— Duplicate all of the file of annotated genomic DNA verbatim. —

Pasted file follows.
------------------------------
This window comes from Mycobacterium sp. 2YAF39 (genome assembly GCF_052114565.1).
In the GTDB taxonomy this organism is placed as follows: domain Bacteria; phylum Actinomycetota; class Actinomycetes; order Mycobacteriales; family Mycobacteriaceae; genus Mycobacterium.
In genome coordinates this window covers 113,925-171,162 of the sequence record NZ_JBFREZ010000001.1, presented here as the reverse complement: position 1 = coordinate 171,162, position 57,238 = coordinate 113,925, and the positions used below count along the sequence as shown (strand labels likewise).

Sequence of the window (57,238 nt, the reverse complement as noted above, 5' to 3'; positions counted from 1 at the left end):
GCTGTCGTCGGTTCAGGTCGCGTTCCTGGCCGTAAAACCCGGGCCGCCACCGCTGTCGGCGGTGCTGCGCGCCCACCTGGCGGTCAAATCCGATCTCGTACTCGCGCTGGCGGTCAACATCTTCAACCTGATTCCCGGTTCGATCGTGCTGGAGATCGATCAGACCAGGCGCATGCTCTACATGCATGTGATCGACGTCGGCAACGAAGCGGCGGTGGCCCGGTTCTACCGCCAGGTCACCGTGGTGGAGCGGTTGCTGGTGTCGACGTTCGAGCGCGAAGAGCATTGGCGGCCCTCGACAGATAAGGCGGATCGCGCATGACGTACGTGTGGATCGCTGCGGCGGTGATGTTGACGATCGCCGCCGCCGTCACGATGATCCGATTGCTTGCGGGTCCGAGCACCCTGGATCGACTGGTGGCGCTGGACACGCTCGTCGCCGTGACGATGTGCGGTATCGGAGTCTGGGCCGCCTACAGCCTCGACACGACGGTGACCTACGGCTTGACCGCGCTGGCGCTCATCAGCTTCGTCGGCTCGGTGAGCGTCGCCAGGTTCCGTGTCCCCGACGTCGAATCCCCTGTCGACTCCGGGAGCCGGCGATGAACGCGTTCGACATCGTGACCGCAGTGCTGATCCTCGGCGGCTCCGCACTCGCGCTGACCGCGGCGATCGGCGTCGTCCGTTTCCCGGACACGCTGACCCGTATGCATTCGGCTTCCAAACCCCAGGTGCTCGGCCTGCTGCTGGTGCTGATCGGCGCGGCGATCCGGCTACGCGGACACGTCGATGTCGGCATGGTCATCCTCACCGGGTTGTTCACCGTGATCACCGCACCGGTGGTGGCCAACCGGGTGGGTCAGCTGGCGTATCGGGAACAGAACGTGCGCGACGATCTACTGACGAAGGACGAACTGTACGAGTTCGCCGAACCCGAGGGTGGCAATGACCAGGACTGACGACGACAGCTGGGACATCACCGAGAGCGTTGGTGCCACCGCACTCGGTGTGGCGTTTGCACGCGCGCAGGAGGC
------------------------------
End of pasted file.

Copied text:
This window comes from Mycobacterium sp. 2YAF39 (genome assembly GCF_052114565.1).
In the GTDB taxonomy this organism is placed as follows: domain Bacteria; phylum Actinomycetota; class Actinomycetes; order Mycobacteriales; family Mycobacteriaceae; genus Mycobacterium.
In genome coordinates this window covers 113,925-171,162 of the sequence record NZ_JBFREZ010000001.1, presented here as the reverse complement: position 1 = coordinate 171,162, position 57,238 = coordinate 113,925, and the positions used below count along the sequence as shown (strand labels likewise).

Sequence of the window (57,238 nt, the reverse complement as noted above, 5' to 3'; positions counted from 1 at the left end):
GCTGTCGTCGGTTCAGGTCGCGTTCCTGGCCGTAAAACCCGGGCCGCCACCGCTGTCGGCGGTGCTGCGCGCCCACCTGGCGGTCAAATCCGATCTCGTACTCGCGCTGGCGGTCAACATCTTCAACCTGATTCCCGGTTCGATCGTGCTGGAGATCGATCAGACCAGGCGCATGCTCTACATGCATGTGATCGACGTCGGCAACGAAGCGGCGGTGGCCCGGTTCTACCGCCAGGTCACCGTGGTGGAGCGGTTGCTGGTGTCGACGTTCGAGCGCGAAGAGCATTGGCGGCCCTCGACAGATAAGGCGGATCGCGCATGACGTACGTGTGGATCGCTGCGGCGGTGATGTTGACGATCGCCGCCGCCGTCACGATGATCCGATTGCTTGCGGGTCCGAGCACCCTGGATCGACTGGTGGCGCTGGACACGCTCGTCGCCGTGACGATGTGCGGTATCGGAGTCTGGGCCGCCTACAGCCTCGACACGACGGTGACCTACGGCTTGACCGCGCTGGCGCTCATCAGCTTCGTCGGCTCGGTGAGCGTCGCCAGGTTCCGTGTCCCCGACGTCGAATCCCCTGTCGACTCCGGGAGCCGGCGATGAACGCGTTCGACATCGTGACCGCAGTGCTGATCCTCGGCGGCTCCGCACTCGCGCTGACCGCGGCGATCGGCGTCGTCCGTTTCCCGGACACGCTGACCCGTATGCATTCGGCTTCCAAACCCCAGGTGCTCGGCCTGCTGCTGGTGCTGATCGGCGCGGCGATCCGGCTACGCGGACACGTCGATGTCGGCATGGTCATCCTCACCGGGTTGTTCACCGTGATCACCGCACCGGTGGTGGCCAACCGGGTGGGTCAGCTGGCGTATCGGGAACAGAACGTGCGCGACGATCTACTGACGAAGGACGAACTGTACGAGTTCGCCGAACCCGAGGGTGGCAATGACCAGGACTGACGACGACAGCTGGGACATCACCGAGAGCGTTGGTGCCACCGCACTCGGTGTGGCGTTTGCACGCGCGCAGGAGGC